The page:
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COVID-19 Professional Services: Law firm life after lockdown

  • Market Insight 15 June 2020 15 June 2020
  • Coronavirus

As the lockdown restrictions are beginning to ease, many in the legal sector are considering when and how (and maybe even "if") they should return to their offices and "normal" working practices. We examine the likely short-term and long-term challenges faced by law firms in the "post lockdown" world.

COVID-19 Professional Services: Law firm life after lockdown

The short-term - the return to the office 

When the lockdown was introduced in March 2020, law firms had quickly to transfer their fee earners and staff to remote working, and (despite some inevitable IT challenges) most firms managed this transition successfully.

At present, the UK Government's advice is that those who can work from home should do so, and for many law firm staff "working from home" will remain the reality for the foreseeable future. However, firms are of course considering what they will do in the next phase, with many surveying staff, conducting risk assessments and putting in place transition plans for when some sort of return to the office becomes possible. As a vaccine or a treatment might not arrive for some time, any return to the office may be limited, and will take place against a background of continued risk of Covid transmission. Firms will therefore need to perform a health and safety assessment, and adapt their offices and working practices to minimise this risk.

Both the Law Society (here) and the UK government (here) have provided guidance on what firms should to do to prepare for a return to the office, and firms will need to consider this as part of their planning. We provide a short summary of the guidance below.

In terms of "physical adaptations", both the Law Society and the UK government suggest that the following be considered:

  • Moving workstations further apart, and where this is not possible, using back-to-back or side-to-side working (rather than face-to-face), and using screens to separate people.
  • Using floor tape or paint to mark areas to help workers keep to a two metre distance.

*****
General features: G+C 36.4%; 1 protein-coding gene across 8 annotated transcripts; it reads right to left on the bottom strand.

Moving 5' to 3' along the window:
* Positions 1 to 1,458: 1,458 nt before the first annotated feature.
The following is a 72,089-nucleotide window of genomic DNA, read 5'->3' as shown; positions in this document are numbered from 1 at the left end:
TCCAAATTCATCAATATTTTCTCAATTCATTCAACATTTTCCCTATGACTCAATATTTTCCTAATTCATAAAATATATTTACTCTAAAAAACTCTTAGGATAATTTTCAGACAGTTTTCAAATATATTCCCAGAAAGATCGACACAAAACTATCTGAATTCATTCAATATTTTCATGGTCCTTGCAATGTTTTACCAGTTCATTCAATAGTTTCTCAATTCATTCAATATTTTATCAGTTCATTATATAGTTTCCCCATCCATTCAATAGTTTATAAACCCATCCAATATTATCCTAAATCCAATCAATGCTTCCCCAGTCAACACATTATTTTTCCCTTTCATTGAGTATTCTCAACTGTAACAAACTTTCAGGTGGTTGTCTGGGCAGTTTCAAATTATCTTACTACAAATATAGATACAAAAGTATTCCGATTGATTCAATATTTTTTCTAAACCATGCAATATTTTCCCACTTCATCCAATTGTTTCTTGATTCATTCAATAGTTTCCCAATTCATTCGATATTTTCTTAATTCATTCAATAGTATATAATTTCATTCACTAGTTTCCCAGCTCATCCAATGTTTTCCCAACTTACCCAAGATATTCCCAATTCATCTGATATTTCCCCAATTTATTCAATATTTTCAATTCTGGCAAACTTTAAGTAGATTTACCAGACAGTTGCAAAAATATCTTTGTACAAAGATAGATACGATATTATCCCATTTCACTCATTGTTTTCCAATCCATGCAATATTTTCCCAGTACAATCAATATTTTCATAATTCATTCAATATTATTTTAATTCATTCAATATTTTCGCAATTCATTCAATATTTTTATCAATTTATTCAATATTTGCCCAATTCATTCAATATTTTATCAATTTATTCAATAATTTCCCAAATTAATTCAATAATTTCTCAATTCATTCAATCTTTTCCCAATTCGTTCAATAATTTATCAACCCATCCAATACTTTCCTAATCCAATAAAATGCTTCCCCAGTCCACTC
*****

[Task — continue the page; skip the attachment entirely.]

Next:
• Creating "one way" flow in narrow corridors, and at entry and exit points.
  • Reducing the maximum occupancy of lifts.
  • Cleaning surfaces more regularly, and providing hand sanitiser at "high touch" points around the office (near doors and lifts buttons for example).

Firms will also need to adapt their working practices, and the following changes are suggested:

  • Staggering arrival and departure times.
  • Reducing the number of people each person has contact with by using ‘fixed teams or partnering’. For example, some firms are considering dividing their staff into "A" and "B" teams who work in the office on different days.
  • Only holding meetings when absolutely necessary, and ensuring that all participants maintain a two metre separation.

Other potential steps are more controversial and include requiring masks to be worn in communal spaces or temperature testing staff on arrival. Of course these measures to protect health and safety raise employment issues in turn. For example firms must be wary of unintentionally discriminating against disabled employees, if physical adaptations effectively impede them working in the office. Similarly, firms need to be careful about discrimination in taking decisions as to who can and must return, in circumstances where some of the workforce may be reluctant to, others may have ongoing caring responsibilities and others may be in a higher-risk category because of age or a health condition. For those who remain at home, even as others return to the office, careful thought will need to be given to how to support them. This will be both to ensure that they are not unfairly disadvantaged and to ensure that they are enabled fully to perform their roles from home (for example by the provision of upgraded IT).